Tuesday, January 18, 2022

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Drug Addiction Treatment in Pompano Beach, Florida


The South Florida Regional Transportation Authority is headquartered in the Pompano Beach area, which is also served by multiple bus routes and several interconnected highways. Florida is considered a HIDTA (High Intensity Drug Trafficking Area) stronghold by the U.S. Department of Justice (DOJ); as such, the easy availability to the city of Miami proper, a base for numerous drug trafficking organizations, enables illicit substances to easily enter and exit the city. 

In part due to its proximity to Miami, known by some as a “party city,” drug abuse by young people is a particular issue in Pompano Beach. Pot and alcohol are the most frequently abused of all substances by high school and college students, mirroring national trends. Heroin and cocaine are also common drug scourges, as is ecstasy and other party drugs. Also, as is typical around the country, trafficking of prescription medications – opioids – has become a major issue. Young people have been arrested for stealing the painkillers from their parents’ medicine cabinets, and attempting to sell the medication to support their own habits.


Pompano Beach, with a estimated current population of approximately 102,000, is a cultural hub in the state of Florida. As a major region within Broward County, Pompano Beach is north of Fort Lauderdale and considered a principal city of the Miami metropolitan area. Its total area is 24.71 square miles, of which .67 square miles is water. Several notable public figures were born or raised in Pompano Beach, including rapper Kodak Black, football players Tyrone Carter of the Pittsburgh Steelers, Zack Crockett of the Oakland Raiders, and Henri Crockett of the Atlanta Falcons, pro wrestlers Roland “Bad Bad Leroy Brown” Daniels and WWE Hall of Famer Jake “The Snake” Roberts, boxing legend Ingemar Johansson, Frasier’s Kelsey Grammer, actress Esther Rolle from the television shows Good Times and Maude, and even notorious pornographer Al Goldstein.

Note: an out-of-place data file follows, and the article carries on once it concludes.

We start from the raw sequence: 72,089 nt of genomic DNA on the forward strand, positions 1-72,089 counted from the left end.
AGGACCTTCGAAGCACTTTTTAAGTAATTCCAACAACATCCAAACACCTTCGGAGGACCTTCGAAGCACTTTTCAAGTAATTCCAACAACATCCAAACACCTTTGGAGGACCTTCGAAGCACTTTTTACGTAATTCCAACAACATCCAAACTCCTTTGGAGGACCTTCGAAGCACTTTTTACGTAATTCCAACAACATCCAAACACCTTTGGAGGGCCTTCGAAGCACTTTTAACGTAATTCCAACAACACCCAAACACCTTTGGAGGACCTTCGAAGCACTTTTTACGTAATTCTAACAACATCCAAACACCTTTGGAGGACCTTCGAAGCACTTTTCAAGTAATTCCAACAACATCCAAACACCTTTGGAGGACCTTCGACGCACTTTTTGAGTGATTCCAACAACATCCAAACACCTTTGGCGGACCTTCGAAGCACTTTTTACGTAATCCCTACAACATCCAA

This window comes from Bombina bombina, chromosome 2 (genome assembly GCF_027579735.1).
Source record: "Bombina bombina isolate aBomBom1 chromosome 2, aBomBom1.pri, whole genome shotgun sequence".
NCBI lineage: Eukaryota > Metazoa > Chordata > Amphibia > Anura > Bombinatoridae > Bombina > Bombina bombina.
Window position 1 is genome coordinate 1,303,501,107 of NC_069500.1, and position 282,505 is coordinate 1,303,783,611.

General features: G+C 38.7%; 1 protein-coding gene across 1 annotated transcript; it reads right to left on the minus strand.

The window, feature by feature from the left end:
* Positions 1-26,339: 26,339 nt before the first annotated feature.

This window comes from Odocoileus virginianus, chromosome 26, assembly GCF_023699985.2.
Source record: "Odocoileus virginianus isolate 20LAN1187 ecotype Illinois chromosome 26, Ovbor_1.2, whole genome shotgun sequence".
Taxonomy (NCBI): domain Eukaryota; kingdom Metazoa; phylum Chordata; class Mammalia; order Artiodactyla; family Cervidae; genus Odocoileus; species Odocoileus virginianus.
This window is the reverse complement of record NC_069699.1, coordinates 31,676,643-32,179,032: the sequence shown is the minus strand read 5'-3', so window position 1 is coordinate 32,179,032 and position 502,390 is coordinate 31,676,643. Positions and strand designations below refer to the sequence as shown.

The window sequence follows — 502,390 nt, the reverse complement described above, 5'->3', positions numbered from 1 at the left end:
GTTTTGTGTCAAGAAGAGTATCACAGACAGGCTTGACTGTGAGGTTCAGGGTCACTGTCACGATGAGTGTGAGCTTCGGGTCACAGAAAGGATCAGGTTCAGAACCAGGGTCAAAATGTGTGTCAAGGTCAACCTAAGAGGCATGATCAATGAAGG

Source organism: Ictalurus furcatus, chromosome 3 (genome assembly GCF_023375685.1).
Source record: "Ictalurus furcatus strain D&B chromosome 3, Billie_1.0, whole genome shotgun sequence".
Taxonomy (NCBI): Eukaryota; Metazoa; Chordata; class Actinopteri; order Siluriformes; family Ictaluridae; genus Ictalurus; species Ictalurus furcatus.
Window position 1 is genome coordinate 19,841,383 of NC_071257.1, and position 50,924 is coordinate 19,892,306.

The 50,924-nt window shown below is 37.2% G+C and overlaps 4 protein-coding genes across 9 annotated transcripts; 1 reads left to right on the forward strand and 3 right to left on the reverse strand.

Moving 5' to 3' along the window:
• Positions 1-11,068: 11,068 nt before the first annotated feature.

Cultural centers and events are common in the city. Annually, Pompano Beach hosts the Pompano Beach Seafood Festival, the Nautical Flea Market at Pompano Community Park and Amphitheater, the St. Patrick’s Irish Festival, the Pompano Beach Holiday Boat Parade, the Holiday Yuletide Parade, and the St. Coleman’s Italian Festival among them. Museums are favorite destinations among residents, including the Pompano Beach Art Gallery, the Meridian Gallery, and the Eli Educational Museum. Area theaters include Poet Productions and the Curtain Call Playhouse. Music performances are frequent.

Parks are plentiful, and highly popular with local families. The two largest are Pompano Park and Fern Forest Nature Park.

The racial makeup of Pompano Beach is the following: 63% Caucasian (including white Hispanic), 29% African American, 18% Hispanic or Latino of any race, 1.5% Asian, with the remaining percentages being Native American, “some other race,” and “two or more races.”

Average income level is under the national average, at less than $50,000 for a household.


A 2016 study elucidating Patterns and Trends of Substance Abuse in Broward County, Florida, as commissioned by the United Way of Broward County Commission on Substance Abuse, included the following information:

  • Following a year-to-year decline from 2007-2012, based on treatment center admissions, a note from the 2015 Youth Risk Behavior Surveillance System showed a stabilization of current alcohol use by Broward high school students from 2013-2015.
  • From 2015-2018, studies have shown small year-to-year increases, reversing the earlier trend.